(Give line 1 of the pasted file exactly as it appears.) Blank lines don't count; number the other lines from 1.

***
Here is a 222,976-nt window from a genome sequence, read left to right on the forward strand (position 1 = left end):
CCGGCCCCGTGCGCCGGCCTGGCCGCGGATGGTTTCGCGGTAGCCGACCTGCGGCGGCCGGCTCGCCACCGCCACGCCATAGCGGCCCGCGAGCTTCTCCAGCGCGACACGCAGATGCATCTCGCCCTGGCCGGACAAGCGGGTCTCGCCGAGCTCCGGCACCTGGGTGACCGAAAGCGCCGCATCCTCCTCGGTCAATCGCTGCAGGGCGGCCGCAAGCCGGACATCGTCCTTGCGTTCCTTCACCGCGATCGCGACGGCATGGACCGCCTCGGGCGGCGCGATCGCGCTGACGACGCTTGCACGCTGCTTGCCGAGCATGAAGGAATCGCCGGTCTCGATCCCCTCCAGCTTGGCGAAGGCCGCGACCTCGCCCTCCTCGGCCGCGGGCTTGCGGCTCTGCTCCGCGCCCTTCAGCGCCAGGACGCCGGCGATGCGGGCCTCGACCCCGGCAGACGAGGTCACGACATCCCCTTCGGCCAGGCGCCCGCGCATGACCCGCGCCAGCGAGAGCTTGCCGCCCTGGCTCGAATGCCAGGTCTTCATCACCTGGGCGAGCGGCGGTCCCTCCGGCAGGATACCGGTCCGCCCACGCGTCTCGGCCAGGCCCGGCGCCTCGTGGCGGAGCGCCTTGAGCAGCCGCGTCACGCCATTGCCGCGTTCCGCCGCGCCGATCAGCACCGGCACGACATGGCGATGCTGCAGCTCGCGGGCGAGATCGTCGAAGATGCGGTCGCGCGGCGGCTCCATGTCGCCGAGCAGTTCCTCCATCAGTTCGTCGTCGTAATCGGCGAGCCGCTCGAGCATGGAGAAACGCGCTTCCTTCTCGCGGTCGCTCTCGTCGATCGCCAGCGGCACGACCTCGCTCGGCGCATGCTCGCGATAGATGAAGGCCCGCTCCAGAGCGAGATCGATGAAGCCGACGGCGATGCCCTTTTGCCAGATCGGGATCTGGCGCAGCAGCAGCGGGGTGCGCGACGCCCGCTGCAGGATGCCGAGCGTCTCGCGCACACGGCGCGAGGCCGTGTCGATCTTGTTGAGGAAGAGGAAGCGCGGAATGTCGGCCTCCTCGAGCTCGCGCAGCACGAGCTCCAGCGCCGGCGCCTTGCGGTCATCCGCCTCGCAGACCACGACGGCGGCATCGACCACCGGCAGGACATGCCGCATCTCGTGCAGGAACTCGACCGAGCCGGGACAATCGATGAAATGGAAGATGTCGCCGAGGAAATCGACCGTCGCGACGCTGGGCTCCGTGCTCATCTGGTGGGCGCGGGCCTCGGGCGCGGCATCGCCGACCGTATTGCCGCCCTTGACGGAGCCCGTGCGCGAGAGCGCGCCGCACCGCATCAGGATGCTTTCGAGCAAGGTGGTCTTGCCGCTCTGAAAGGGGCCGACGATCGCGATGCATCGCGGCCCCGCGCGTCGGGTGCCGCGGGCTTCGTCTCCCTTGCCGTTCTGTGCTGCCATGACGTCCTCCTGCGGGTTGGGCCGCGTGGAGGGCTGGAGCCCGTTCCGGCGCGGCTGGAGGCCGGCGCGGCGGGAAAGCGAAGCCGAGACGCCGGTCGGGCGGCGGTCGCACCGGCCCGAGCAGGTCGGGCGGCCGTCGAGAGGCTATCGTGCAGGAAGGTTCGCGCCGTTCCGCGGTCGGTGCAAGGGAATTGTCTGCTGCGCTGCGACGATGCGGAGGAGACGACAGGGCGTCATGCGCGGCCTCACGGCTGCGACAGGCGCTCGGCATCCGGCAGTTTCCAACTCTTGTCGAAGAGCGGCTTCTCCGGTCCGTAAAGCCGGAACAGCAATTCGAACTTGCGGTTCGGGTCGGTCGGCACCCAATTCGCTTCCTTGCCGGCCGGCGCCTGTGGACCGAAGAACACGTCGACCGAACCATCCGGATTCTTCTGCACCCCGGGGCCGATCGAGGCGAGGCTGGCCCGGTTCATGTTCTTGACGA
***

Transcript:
Here is a 222,976-nt window from a genome sequence, read left to right on the forward strand (position 1 = left end):